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UK imports more cheap coal

UK coal production is dropping dramatically, but coal imports are increasing to take advantage of falling coal prices, according to new statistics from the Department of Trade & Industry.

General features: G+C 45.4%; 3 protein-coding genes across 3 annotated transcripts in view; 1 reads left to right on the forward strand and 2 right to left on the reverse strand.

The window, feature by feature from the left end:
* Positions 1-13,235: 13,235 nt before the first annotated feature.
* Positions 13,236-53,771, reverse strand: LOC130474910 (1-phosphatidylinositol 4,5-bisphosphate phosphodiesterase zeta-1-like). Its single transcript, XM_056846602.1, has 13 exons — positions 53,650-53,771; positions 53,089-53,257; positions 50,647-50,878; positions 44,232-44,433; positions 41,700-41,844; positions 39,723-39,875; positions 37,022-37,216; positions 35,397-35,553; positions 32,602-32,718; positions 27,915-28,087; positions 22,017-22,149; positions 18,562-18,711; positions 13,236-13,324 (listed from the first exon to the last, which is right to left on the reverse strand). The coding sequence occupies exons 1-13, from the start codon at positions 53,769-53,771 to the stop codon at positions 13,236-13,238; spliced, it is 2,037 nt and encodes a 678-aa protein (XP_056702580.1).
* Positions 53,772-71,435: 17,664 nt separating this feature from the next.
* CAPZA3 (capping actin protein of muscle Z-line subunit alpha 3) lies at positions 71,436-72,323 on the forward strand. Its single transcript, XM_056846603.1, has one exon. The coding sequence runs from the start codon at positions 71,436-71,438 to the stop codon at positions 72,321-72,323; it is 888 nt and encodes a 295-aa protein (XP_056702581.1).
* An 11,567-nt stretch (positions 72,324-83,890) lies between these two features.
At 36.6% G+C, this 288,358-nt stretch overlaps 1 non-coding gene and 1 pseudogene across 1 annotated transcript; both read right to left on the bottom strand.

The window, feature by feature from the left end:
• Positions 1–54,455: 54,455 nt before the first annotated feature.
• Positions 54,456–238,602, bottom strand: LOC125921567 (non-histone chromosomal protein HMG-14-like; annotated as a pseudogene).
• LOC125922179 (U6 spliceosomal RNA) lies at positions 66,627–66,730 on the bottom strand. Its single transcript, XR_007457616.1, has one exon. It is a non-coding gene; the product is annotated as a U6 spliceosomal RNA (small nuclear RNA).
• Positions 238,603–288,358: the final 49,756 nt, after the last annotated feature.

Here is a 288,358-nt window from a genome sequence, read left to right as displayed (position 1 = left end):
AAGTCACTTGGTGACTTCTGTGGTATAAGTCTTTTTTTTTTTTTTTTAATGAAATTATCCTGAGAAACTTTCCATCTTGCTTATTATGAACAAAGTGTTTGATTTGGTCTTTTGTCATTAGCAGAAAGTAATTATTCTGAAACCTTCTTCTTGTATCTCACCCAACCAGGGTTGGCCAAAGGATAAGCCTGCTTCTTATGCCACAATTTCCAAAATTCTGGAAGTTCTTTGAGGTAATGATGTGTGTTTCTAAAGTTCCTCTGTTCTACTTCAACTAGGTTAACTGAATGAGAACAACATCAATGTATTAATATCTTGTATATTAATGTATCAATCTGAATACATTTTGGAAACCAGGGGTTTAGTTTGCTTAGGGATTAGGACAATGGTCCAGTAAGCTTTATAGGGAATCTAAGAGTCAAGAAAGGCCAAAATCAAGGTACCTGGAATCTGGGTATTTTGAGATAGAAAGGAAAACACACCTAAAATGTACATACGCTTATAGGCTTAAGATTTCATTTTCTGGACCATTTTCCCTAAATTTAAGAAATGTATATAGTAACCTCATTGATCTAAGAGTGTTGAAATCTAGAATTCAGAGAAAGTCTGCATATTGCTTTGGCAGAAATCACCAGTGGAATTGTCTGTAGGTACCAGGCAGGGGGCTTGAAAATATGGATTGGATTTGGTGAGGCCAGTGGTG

The figures, for the third quarter of 2006, show that the UK produced 7.8% less fossil fuel compared to the same period last year. The UK produced 3.6M tonnes of coal, 24.1% less than the same period of 2005, but imported 13M tonnes of coal, 18.8% more than 2005. This enabled suppliers to meet a dramatic 23.1% rise in demand for coal for electricity generation. This rise in demand is prompted by falling coal prices while prices for other fuels have risen.Oil production also dropped - by 10.2% to 17.3M tonnes. According to the government's figures, two new fields started production in the year ending September 2006, but production was insufficient to make up for the decline in production from established fields.Natural gas production also fell, and was 2.4% lower than the same period in 2005. However, gas exports were a massive, 62.8% higher than last year, making the UK a net exporter of gas for this quarter. The UK was a net importer of gas in the same period in 2005.Total electricity production was 1.1% lower than the third quarter of 2005. The huge rise in coal use saw a corresponding drop in electricity production from both gas (11% down) and nuclear (8.1% down).Overall prices for fuel have risen sharply compared to 2005 for every resource except coal. Fuel oil prices increased by 9.7%, gas prices by 20%. Coal prices dropped by 10.3%, while the cost of electricity rose by 26.1%.

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